The Full Load Test Method (FLT) uses a variable speed drive motor, simulating a rider pedaling a front chain ring. A torque load (DC generator) is applied to the rear axle to simulate the load at the rear wheel. The chain follows a path in a similar manner to a bicycle drivetrain—around the front chain ring, through two derailleur pulleys, then around the rear cog. To measure the friction losses of the chain, two rotational torque transducers are used; one transducer on the front drive shaft and one on the rear load shaft. During operation, both sensors measure the torque on their respective shafts. In a simplified explanation, the difference between the power measured at the rear axle and the power measured at the front axle is the friction losses that occur within the chain. For example, if the rear sensor is measuring 250 watts and the front sensor is measuring 265 watts, then the chain is consuming 15 watts of energy in order to transfer the 250 watts of power. In this example, the chain’s friction losses would be stated as “15watts@250Watts,” or the chain is “94% efficient.” It must be noted—the chain does not actually consume all of the 15 watts. The equipment’s ceramic bearings holding the shaft and the derailleur pulleys consume a fractional wattage. The chain might consume 14.75 watts; the bearings 0.25 watts. This is detailed further below.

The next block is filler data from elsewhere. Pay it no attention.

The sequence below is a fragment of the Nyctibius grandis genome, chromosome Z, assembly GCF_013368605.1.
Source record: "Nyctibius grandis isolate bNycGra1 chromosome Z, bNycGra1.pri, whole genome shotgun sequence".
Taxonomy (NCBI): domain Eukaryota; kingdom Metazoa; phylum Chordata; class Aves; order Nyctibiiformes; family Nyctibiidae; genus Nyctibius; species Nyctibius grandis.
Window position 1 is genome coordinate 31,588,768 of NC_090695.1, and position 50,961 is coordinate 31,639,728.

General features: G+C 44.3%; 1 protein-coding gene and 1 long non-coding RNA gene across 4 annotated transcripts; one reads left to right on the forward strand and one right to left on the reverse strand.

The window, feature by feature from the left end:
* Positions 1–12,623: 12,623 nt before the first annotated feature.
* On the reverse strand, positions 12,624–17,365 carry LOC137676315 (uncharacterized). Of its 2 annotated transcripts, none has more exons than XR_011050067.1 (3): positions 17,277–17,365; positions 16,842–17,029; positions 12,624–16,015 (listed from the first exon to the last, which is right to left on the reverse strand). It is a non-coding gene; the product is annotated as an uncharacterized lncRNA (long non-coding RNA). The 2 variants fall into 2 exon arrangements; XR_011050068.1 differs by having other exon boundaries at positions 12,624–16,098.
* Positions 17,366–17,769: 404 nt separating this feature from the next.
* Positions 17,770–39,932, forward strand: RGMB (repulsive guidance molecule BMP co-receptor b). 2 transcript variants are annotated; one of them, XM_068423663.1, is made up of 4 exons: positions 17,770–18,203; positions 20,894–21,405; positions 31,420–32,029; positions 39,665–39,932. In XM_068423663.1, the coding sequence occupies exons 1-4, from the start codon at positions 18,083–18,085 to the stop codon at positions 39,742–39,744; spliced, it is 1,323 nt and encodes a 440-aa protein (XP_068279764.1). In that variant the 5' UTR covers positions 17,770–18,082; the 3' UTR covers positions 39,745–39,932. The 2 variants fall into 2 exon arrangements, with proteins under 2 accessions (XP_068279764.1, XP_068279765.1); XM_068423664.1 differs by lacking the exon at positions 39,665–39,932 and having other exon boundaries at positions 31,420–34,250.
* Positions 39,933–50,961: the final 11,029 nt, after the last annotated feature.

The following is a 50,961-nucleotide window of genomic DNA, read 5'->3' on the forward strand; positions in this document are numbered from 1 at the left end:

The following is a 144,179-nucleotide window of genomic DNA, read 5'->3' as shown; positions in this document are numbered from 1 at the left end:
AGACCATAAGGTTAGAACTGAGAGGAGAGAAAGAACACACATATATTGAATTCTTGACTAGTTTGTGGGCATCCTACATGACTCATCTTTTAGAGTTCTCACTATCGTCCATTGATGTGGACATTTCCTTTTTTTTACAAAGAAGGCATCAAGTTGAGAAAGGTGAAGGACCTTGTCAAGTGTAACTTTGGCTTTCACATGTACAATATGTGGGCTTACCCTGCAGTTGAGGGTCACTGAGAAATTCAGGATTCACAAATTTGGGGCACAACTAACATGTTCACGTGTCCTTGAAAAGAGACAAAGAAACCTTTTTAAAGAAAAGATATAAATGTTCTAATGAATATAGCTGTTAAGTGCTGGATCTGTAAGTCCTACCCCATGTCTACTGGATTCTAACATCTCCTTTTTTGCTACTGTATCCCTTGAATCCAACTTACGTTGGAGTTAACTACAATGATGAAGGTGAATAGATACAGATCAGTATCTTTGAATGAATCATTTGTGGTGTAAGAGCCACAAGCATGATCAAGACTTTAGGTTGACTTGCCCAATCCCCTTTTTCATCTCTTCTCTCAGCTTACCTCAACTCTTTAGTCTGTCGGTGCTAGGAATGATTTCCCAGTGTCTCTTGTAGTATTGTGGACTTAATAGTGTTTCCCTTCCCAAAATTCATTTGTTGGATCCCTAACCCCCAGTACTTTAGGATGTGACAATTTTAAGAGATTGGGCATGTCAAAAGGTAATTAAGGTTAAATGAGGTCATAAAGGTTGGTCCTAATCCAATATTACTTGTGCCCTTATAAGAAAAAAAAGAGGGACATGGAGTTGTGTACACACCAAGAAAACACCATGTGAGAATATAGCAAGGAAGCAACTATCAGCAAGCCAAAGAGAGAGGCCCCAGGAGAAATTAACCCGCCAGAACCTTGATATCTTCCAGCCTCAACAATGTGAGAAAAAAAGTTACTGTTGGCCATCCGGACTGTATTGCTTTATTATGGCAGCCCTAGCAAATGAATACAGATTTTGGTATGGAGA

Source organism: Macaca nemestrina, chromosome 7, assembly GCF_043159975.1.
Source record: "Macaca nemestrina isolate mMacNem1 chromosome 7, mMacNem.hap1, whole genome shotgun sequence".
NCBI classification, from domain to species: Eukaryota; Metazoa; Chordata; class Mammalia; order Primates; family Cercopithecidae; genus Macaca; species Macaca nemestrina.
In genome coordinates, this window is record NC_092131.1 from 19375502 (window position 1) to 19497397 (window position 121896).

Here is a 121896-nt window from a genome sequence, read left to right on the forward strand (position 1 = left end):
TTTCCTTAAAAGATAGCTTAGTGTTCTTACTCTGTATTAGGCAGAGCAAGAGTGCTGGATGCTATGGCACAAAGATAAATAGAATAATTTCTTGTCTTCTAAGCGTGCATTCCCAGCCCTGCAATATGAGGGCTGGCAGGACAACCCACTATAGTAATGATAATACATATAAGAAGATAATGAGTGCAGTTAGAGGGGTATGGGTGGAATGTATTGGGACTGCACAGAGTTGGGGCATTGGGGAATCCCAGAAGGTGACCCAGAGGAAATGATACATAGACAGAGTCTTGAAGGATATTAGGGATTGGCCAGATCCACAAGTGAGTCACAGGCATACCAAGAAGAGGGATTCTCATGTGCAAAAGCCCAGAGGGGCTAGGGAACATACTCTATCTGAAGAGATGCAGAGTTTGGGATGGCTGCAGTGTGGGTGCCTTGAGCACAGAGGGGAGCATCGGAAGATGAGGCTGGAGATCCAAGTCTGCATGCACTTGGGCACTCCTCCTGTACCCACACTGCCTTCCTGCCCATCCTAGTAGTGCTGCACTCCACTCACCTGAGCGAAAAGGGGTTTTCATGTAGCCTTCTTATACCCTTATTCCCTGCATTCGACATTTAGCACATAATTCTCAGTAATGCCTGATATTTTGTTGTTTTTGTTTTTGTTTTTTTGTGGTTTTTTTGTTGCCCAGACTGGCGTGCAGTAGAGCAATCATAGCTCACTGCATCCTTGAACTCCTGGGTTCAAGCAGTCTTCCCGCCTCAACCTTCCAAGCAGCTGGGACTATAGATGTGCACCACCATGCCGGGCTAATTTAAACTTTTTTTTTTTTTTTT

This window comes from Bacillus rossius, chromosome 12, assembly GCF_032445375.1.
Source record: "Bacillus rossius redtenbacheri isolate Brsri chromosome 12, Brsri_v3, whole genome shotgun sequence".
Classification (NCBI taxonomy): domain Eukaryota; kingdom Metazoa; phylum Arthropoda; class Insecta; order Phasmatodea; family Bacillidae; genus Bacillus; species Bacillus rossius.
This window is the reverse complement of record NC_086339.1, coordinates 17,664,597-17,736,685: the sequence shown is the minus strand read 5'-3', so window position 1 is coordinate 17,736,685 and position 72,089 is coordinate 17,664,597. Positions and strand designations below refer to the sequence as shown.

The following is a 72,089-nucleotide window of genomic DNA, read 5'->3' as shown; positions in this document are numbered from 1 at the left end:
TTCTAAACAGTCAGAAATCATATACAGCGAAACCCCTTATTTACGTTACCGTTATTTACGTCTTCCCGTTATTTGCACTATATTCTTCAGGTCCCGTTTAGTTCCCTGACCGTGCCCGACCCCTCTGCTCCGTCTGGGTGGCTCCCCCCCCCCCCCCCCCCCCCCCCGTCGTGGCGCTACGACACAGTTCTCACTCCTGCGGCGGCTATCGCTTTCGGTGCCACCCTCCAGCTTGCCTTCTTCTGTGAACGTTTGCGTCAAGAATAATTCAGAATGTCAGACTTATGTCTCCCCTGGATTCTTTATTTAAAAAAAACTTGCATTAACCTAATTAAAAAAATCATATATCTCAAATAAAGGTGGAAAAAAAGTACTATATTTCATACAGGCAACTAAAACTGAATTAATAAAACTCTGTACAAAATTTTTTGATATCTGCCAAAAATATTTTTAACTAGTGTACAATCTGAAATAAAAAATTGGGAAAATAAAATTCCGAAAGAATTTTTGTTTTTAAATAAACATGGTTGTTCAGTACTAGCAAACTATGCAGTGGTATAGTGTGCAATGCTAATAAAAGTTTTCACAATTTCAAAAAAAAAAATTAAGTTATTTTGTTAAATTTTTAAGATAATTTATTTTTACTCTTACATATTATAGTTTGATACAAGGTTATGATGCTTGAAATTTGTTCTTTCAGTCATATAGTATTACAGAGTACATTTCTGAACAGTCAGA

The Full Load Test Method is not novel. It has been used in several previously published papers. Possibly the most popular and commonly referenced paper published on the subject of bicycle chain efficiency is “Effect of Frictional Losses...”, by Spicer et al. Spicer uses a very similar test method to the FLT. Spicer's paper